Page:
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I'm too early for the start of check-in, so I have a quick mooch around the area while I wait. Though Tower Bridge is already swarming with tourists, St Katherine's Dock is pleasantly quiet, its gently bobbing yachts and large outdoor cafes yet to show many signs of life. In fact everyone I see appears to be either going to a nearby gym, popping into Waitrose, or looking for the Times' offices - I recognise a few faces clearly engaged in the latter, faces familiar from either last year's event or the previous one I'd attended back in 1998.

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After checking in, I loiter in the lobby with some of the other contestants. It's a very similar crowd to before, mainly men in their 50s and older, with few young 'uns and few women. I wonder just how many teenagers even think of looking at a crossword these days, what with the competing attractions of Playstations and XBoxes, not to mention the bewildering spread of formulaic puzzles such as Sudoku. It probably doesn't help either that txtspk is taking up a greater percentage of people's "written" communication. I don't dwell on this for long, as a Times employee directs us to the bank of lifts that then whoosh us up to the 13th floor.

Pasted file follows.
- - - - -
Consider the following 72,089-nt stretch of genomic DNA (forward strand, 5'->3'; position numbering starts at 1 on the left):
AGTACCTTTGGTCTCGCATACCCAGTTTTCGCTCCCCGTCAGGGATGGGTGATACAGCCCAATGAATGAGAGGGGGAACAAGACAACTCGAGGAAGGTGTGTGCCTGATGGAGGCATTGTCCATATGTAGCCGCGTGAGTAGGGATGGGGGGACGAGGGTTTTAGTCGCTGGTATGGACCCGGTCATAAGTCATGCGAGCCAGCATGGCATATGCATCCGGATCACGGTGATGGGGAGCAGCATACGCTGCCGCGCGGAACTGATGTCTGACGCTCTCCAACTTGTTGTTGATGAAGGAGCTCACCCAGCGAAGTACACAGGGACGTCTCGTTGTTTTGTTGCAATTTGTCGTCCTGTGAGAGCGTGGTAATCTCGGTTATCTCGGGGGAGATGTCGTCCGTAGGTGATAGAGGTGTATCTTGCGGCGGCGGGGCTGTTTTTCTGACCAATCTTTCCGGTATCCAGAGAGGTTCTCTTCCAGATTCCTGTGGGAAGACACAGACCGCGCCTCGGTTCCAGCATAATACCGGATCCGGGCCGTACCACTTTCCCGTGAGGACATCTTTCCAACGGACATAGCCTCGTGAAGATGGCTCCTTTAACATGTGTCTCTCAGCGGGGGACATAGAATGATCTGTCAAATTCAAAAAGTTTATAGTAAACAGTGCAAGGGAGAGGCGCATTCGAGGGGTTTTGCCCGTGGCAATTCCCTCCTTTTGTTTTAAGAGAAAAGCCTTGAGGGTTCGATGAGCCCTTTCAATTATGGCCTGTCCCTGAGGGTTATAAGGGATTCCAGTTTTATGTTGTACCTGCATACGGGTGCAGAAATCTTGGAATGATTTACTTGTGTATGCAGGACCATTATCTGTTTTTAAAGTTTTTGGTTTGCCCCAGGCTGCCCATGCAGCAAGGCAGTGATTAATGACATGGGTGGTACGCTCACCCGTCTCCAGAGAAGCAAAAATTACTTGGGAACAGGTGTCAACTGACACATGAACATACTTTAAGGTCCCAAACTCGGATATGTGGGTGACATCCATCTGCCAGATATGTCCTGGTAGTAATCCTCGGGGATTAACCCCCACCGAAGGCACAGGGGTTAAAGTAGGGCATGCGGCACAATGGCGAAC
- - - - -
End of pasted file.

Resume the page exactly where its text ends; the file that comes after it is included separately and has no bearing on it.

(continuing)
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There are two heats to be conducted, with the fastest twelve from each going forward to the afternoon's Grand Final. There are about 85 competitors in each heat. Many of the people know each other from previous finals, or from participating in online crossword forums, but I'm not the only one who stands around idly, enjoying the excellent views over east London.

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I'm in the first heat, starting at 11AM. I'm sitting just across from Tony Sever, who I recognise both from last year and from his avatar on the Times for the Times blog. David Levy has again been the organiser for this year's competition, and he takes us through the rules. The procedure is much the same as last year - exam conditions, three puzzles to be completed in one hour, instant disqualification if your phone rings. The standings are determined first by how many answers you get right, and then by how quickly you do them. The hour begins. [Note that unfortunately I don't have a copy of the clues ...]